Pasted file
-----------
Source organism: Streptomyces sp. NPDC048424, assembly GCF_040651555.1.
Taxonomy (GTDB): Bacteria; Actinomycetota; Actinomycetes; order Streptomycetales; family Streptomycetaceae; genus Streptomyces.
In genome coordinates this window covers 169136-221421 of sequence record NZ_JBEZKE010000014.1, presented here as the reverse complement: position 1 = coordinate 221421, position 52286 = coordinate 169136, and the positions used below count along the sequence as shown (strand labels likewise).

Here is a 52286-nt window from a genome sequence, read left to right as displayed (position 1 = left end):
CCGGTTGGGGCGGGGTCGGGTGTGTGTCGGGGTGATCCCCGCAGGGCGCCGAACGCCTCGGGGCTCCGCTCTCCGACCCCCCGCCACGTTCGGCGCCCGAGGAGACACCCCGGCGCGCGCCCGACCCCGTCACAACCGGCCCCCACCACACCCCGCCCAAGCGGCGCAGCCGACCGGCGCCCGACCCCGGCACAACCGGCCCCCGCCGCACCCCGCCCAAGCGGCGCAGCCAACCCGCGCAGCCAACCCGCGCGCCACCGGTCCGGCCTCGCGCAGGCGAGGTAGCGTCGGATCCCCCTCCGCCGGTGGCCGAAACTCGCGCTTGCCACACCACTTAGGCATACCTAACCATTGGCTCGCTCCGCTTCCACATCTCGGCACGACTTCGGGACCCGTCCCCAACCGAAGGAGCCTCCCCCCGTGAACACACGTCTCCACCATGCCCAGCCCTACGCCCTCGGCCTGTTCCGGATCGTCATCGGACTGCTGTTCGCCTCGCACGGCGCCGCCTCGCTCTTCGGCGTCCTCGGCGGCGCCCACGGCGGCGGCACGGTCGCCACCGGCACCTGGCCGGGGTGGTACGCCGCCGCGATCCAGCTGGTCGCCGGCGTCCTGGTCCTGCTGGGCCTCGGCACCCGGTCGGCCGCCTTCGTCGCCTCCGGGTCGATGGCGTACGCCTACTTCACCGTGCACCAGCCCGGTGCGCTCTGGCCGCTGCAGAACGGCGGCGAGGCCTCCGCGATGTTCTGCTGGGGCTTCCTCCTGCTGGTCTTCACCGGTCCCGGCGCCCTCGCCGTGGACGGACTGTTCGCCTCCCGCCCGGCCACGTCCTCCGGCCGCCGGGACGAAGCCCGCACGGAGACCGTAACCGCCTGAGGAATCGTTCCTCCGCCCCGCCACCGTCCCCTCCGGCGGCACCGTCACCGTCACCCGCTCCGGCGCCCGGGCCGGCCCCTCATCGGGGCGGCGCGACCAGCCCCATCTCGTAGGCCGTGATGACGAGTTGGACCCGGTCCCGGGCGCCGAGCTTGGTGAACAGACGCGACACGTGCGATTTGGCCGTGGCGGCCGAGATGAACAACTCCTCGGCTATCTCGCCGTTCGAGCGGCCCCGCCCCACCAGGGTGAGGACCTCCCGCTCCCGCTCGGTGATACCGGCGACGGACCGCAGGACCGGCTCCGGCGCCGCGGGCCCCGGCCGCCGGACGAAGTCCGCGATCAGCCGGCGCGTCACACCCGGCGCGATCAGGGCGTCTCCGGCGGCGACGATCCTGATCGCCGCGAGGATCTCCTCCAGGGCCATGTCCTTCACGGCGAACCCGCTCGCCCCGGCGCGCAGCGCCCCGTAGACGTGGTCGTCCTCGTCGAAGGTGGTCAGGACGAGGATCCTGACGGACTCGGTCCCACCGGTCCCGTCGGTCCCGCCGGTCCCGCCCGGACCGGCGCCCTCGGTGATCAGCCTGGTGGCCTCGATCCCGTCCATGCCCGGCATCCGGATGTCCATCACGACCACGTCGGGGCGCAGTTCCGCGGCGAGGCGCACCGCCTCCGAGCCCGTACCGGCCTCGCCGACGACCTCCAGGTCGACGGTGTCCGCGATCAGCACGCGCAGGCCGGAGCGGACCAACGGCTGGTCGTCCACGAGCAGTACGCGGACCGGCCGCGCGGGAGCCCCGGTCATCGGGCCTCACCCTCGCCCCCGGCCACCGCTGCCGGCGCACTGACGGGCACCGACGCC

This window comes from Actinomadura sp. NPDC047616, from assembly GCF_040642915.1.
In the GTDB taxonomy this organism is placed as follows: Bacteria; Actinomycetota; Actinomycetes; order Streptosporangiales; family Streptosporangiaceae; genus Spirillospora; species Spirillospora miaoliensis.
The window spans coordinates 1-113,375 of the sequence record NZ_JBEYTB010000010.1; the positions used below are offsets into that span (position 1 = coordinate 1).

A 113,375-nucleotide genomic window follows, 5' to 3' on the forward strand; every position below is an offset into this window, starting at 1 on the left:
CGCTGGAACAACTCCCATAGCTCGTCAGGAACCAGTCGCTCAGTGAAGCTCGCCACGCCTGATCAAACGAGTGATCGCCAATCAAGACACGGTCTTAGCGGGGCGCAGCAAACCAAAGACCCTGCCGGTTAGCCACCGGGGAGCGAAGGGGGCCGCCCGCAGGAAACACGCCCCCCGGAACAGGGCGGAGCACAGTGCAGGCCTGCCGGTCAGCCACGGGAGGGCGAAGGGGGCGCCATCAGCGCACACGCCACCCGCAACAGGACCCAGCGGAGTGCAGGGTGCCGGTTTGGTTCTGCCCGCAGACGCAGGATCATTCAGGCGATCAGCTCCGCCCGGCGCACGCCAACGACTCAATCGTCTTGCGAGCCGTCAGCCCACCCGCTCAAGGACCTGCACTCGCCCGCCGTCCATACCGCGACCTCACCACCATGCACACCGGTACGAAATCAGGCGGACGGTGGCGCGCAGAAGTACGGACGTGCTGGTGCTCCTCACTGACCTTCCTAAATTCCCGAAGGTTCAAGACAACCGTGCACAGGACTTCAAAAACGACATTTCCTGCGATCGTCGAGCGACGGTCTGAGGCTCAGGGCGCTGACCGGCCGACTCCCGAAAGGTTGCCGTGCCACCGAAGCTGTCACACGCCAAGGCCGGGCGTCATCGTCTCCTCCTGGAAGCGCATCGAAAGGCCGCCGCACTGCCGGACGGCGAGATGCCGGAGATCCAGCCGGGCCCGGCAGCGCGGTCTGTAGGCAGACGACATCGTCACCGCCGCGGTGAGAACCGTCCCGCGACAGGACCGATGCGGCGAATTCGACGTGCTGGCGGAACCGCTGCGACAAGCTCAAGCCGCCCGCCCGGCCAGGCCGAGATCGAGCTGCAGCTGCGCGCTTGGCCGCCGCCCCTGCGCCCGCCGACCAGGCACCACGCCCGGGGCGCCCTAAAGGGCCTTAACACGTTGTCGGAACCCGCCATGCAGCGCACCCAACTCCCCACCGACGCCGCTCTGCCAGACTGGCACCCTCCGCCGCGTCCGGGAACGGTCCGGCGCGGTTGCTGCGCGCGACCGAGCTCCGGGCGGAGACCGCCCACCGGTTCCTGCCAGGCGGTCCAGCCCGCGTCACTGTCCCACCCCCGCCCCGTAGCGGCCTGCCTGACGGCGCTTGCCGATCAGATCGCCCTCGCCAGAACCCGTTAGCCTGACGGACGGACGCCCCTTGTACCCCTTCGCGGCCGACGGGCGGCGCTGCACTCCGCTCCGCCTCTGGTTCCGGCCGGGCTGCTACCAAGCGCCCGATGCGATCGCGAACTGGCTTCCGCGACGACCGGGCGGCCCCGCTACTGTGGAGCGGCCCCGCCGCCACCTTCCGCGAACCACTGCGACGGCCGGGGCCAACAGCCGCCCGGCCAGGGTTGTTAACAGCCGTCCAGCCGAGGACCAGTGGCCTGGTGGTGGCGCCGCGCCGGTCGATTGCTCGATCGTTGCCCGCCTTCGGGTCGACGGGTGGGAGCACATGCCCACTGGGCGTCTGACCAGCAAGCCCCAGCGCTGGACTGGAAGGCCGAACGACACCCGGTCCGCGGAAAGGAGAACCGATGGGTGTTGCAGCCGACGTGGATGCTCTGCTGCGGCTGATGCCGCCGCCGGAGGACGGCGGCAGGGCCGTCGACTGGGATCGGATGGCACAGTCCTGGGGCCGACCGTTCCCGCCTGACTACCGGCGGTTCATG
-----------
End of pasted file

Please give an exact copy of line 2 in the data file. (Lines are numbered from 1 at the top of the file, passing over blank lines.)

Taxonomy (GTDB): Bacteria; Actinomycetota; Actinomycetes; order Streptomycetales; family Streptomycetaceae; genus Streptomyces.